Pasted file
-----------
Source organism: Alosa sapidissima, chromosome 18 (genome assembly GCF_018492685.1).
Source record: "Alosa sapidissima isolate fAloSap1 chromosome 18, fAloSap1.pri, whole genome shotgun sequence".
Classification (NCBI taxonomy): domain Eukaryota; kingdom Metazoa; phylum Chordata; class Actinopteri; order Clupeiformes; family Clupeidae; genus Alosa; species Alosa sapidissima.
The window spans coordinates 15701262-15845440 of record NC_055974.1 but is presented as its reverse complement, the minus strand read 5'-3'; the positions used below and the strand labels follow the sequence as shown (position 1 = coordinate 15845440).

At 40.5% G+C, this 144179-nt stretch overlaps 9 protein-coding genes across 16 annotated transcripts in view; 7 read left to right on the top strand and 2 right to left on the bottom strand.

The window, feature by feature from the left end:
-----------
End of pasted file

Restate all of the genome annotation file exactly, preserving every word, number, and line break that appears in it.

Source organism: Alosa sapidissima, chromosome 18 (genome assembly GCF_018492685.1).
Source record: "Alosa sapidissima isolate fAloSap1 chromosome 18, fAloSap1.pri, whole genome shotgun sequence".
Classification (NCBI taxonomy): domain Eukaryota; kingdom Metazoa; phylum Chordata; class Actinopteri; order Clupeiformes; family Clupeidae; genus Alosa; species Alosa sapidissima.
The window spans coordinates 15701262-15845440 of record NC_055974.1 but is presented as its reverse complement, the minus strand read 5'-3'; the positions used below and the strand labels follow the sequence as shown (position 1 = coordinate 15845440).

At 40.5% G+C, this 144179-nt stretch overlaps 9 protein-coding genes across 16 annotated transcripts in view; 7 read left to right on the top strand and 2 right to left on the bottom strand.

The window, feature by feature from the left end: